Your Year Around Flower and Garden Guide

Betty's Castor Beans

Castor Beans: Photo credit-Chris Poynter

Chris Poynter recently sent us two pictures of her mother's very lovely rock garden.

Chris wrote, "My mother, Betty Jestico of Milden Saskatchewan, has grown castor beans in her garden for years, but this year they reached over six feet. I have never seen them this big.

Betty's Castor Beans: Photo credit-Chris Poynter

She collects her own seeds and plants the largest of them each year and they are getting bigger and bigger every year. My mother is standing there to give you an idea of size."

Chris describes her mother's garden saying, "It looks like a park!" and promises to send us more photos soon!

 

 Castor Bean — Deadly Beauty

Exquisite and intricate designs, of which no two are the same, cover the shiny castor bean seeds. However the seeds of the castor bean are among the most deadly seeds on earth. As well as containing castor oil, the seeds of the castor bean plant also contain ricin, a poison which is extremely toxic and most often fatal to insects, animals, and human garden guests. In fact, nearly every type of animal is susceptible to ricin poisoning. Aphids and other sap-sucking insects will die within 24 hours of eating castor bean foliage and the plant is fatally toxic to pets and livestock such as dogs, rabbits, horses, chickens, ducks, cattle, goats, sheep, and swine as well.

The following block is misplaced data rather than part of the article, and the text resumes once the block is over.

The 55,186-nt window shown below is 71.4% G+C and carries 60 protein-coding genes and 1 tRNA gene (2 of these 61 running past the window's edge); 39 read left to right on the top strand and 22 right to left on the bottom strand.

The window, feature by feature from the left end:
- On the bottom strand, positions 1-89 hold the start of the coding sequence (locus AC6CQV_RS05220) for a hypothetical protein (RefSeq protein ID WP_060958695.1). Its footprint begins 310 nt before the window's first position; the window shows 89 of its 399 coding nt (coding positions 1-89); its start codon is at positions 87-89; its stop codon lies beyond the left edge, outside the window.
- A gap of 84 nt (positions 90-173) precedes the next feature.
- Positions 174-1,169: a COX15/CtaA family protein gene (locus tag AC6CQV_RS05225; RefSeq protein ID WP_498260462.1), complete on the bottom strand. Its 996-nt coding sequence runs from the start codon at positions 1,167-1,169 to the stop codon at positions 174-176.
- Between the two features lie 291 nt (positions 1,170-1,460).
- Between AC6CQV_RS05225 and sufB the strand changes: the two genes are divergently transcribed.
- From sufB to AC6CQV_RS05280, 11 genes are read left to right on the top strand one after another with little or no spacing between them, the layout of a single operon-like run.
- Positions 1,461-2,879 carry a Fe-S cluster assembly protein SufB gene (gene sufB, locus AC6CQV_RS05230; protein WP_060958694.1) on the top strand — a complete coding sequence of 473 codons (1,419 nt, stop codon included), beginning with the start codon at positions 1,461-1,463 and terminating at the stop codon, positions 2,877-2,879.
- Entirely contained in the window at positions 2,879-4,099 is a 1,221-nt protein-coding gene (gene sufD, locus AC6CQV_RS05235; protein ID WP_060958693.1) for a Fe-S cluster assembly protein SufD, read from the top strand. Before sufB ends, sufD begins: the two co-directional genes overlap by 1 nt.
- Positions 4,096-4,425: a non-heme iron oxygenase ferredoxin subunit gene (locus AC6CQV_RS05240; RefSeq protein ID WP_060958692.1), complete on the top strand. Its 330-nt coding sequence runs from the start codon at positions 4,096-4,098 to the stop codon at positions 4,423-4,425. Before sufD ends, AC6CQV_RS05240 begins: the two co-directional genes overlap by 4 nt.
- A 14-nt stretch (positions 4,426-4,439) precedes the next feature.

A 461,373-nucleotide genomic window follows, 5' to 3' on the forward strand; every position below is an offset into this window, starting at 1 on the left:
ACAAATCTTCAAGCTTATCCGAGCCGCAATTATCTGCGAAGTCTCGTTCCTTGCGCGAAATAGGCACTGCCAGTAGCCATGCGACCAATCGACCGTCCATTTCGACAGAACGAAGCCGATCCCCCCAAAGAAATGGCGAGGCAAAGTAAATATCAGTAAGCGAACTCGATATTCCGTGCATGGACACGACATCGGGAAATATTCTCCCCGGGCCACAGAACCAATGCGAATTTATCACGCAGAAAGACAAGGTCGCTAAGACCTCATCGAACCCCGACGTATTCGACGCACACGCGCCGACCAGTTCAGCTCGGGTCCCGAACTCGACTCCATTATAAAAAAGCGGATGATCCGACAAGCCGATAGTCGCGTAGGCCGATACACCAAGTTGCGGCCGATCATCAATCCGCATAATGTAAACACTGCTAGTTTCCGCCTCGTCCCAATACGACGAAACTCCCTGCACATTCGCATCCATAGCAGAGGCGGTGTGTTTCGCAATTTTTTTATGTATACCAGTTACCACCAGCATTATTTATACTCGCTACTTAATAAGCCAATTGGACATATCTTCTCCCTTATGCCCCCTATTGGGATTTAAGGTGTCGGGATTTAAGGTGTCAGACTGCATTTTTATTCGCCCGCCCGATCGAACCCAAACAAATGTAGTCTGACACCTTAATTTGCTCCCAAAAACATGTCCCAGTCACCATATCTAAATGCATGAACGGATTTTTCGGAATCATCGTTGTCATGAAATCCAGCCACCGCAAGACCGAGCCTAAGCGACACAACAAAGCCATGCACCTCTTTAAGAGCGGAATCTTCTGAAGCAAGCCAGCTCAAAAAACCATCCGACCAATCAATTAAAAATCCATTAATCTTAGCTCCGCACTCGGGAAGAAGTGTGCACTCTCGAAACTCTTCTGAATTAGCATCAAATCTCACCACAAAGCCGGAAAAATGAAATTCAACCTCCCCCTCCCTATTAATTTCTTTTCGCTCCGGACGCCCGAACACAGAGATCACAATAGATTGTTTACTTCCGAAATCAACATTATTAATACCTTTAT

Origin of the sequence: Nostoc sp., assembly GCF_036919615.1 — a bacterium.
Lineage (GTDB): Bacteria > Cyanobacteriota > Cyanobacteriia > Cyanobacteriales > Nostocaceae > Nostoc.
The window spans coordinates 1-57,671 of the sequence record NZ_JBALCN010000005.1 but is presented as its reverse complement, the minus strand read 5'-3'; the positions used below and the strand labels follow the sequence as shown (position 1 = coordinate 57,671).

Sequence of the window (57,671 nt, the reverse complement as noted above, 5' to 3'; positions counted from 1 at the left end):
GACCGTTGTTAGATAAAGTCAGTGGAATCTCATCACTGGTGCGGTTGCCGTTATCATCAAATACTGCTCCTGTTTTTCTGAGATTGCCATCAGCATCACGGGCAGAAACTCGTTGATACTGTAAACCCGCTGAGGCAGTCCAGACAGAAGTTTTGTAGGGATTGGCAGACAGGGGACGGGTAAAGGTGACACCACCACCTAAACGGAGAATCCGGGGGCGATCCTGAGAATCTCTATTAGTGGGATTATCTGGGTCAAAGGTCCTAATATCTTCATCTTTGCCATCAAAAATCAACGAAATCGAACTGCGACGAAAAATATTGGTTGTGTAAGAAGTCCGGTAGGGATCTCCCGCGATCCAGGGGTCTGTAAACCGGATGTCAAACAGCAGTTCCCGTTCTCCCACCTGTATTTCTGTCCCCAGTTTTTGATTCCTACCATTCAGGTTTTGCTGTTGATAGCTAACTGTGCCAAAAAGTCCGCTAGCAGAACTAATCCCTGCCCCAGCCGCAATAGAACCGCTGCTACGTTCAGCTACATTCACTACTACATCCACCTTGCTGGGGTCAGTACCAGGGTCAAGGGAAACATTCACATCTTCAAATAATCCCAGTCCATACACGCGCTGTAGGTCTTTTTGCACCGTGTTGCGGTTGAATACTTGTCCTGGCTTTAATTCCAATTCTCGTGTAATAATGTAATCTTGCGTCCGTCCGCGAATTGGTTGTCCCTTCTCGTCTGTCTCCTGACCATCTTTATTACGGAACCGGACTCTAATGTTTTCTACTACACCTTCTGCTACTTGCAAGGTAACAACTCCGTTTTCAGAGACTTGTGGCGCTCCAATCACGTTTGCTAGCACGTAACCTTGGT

However, the castor bean plant, as well as being a striking addition to your garden, has many beneficial uses. It's the source of castor oil, a "remedy" that has been around for decades. When beans are pressed to release the oil, the water-soluble toxin ricin evaporates and, unless contamination occurs, castor oil is non-toxic and one of nature's purist oils.

Although disagreeable in taste, castor oil has been used as a homeopathic remedy for decades, Ancient Egyptians used castor oil in wicked lamps and today castor oil plays an important role in industry. Castor oil is used in paints, varnishes and used as a protective coating for plastics, metals and even insulation. Additionally, castor oil is used as a high performance oil in racing. and is the primary raw material used in the making of many synthetic fibers such as nylon.

The castor bean (Ricinus communis) is an annual that usually is grown as an ornamental both in outdoor and indoor gardens. In temperate areas like Saskatchewan, where many plants are stunted due to short growing seasons, the vigorously growing castor bean reaches uncommon heights. In southern and tropical areas with long growing seasons, the castor bean plant may reach 15 feet tall!

Large, palmate leaves consist of eight radiating, pointed leaflets with slightly serrated edges and prominent central veins and may span 20 inches in diameter. Many varieties of castor beans sprout green leaves, flowers, and seedpods, but some varieties, like that in Betty's garden, present dramatic color patterns in reds and red-browns. The soft-spined fruits of the castor bean contain the attractively mottled seeds that while deadly, are the most distinctive features of the plant.